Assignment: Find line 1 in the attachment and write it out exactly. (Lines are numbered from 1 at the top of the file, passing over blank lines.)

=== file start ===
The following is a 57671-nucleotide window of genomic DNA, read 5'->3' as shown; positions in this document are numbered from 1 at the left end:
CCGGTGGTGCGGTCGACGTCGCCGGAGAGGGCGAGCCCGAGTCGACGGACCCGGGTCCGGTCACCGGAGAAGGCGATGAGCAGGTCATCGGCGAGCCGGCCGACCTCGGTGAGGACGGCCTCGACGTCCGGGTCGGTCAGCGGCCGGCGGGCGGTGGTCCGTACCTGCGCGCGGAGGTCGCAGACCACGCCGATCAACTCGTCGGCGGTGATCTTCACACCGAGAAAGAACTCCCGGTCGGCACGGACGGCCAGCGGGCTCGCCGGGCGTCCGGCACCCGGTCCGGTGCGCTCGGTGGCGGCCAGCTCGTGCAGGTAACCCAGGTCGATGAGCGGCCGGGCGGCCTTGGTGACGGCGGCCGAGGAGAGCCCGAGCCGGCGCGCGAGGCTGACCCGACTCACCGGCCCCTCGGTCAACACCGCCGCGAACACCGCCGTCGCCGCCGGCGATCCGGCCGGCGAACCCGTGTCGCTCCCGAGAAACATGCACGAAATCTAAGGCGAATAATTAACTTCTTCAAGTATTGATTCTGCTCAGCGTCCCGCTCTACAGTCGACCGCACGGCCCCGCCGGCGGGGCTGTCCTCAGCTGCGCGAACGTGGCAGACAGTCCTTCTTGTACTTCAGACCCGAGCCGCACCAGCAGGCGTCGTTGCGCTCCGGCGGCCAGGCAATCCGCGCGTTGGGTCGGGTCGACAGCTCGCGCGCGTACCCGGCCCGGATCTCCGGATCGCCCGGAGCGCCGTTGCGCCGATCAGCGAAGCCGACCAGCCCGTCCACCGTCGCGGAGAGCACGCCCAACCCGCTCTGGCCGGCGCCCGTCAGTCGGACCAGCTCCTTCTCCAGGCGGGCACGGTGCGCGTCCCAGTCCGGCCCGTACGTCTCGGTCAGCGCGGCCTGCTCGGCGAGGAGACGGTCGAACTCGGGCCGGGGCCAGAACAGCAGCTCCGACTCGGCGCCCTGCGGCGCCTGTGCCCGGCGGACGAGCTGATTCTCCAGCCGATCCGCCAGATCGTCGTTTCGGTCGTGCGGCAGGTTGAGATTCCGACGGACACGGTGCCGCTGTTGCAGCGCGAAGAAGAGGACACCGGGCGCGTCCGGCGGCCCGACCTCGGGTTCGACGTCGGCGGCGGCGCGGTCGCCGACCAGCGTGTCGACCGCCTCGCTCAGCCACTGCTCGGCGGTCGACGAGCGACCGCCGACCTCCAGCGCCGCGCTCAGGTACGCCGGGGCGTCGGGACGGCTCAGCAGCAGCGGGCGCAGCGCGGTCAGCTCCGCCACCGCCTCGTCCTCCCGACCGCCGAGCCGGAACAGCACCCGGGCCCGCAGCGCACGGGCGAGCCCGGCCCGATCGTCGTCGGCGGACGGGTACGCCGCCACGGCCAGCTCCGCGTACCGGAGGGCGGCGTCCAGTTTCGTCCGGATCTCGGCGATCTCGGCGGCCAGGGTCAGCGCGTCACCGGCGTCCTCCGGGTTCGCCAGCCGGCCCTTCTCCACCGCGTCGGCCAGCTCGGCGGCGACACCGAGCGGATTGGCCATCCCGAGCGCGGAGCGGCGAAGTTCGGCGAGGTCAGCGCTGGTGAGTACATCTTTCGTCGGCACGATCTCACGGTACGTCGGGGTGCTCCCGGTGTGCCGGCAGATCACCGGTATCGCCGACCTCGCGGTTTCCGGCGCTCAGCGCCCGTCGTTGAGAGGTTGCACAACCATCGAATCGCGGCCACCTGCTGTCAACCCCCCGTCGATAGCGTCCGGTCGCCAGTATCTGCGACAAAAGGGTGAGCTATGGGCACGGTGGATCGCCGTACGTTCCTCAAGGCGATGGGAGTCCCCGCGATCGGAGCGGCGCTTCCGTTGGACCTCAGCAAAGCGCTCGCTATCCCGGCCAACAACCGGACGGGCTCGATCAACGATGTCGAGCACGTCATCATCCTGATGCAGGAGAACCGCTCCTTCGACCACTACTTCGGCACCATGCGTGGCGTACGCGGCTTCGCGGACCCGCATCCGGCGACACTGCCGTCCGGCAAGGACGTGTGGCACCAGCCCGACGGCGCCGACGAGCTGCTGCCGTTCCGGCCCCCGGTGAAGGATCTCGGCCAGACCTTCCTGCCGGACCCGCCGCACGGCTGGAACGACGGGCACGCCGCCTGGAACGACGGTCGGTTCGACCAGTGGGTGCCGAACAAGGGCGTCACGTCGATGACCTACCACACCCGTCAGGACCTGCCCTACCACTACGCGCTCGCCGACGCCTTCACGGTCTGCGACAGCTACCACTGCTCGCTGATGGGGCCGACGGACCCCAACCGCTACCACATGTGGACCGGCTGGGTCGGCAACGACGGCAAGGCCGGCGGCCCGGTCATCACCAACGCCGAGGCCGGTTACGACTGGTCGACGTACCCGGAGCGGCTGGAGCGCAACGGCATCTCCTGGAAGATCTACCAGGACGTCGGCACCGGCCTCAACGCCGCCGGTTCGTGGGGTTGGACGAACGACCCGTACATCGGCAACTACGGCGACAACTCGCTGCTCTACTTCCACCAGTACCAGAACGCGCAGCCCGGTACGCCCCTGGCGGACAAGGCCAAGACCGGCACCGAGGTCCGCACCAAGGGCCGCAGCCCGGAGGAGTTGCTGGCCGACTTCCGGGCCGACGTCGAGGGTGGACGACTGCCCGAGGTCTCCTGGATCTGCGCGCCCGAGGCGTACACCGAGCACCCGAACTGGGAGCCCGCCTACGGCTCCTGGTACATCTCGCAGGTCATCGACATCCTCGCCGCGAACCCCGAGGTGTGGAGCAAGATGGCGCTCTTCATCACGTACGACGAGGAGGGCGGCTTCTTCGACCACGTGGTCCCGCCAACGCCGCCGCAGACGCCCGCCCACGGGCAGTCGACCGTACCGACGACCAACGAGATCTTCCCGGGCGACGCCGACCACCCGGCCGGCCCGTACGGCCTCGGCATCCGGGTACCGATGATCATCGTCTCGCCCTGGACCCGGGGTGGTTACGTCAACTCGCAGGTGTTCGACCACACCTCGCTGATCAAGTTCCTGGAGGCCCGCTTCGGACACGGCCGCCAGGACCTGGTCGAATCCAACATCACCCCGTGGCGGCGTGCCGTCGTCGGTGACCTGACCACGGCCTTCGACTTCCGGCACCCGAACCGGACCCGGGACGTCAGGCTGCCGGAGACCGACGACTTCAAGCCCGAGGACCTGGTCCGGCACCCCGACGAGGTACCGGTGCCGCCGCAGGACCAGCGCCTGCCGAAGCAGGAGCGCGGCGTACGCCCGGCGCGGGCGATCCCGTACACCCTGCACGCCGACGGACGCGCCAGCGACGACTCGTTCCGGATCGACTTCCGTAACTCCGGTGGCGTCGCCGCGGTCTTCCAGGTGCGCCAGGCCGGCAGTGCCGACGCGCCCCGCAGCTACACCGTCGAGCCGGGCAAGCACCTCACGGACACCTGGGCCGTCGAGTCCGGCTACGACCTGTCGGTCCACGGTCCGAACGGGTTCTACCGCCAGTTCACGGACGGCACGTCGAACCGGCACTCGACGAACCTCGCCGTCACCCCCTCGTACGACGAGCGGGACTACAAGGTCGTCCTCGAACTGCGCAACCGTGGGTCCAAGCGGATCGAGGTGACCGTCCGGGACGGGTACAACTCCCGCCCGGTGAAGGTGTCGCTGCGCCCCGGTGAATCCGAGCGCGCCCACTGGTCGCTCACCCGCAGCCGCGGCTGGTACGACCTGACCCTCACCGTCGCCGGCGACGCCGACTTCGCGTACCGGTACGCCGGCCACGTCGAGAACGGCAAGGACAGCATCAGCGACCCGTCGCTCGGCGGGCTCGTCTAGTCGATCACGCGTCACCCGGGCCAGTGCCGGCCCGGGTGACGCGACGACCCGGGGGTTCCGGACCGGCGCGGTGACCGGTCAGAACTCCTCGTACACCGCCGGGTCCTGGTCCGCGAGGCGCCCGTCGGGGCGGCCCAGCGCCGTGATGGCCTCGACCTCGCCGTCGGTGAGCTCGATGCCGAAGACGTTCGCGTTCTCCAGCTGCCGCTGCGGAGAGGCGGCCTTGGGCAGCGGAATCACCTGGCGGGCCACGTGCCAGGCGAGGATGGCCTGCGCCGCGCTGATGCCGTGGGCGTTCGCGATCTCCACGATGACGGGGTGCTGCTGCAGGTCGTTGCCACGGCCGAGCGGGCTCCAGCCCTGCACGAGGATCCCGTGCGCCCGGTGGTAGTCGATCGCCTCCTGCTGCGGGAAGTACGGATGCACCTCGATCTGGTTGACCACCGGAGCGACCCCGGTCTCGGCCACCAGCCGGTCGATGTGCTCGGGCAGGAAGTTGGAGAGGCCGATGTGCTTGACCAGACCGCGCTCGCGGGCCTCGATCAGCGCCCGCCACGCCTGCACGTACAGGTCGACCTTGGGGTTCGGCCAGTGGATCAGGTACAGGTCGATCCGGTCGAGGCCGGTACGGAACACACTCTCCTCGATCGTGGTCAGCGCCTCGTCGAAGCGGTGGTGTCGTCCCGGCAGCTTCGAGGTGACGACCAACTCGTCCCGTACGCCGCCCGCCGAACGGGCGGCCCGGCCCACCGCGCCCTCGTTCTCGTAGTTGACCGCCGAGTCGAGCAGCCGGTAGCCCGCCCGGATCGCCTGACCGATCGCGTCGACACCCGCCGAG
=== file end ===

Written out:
The following is a 57671-nucleotide window of genomic DNA, read 5'->3' as shown; positions in this document are numbered from 1 at the left end: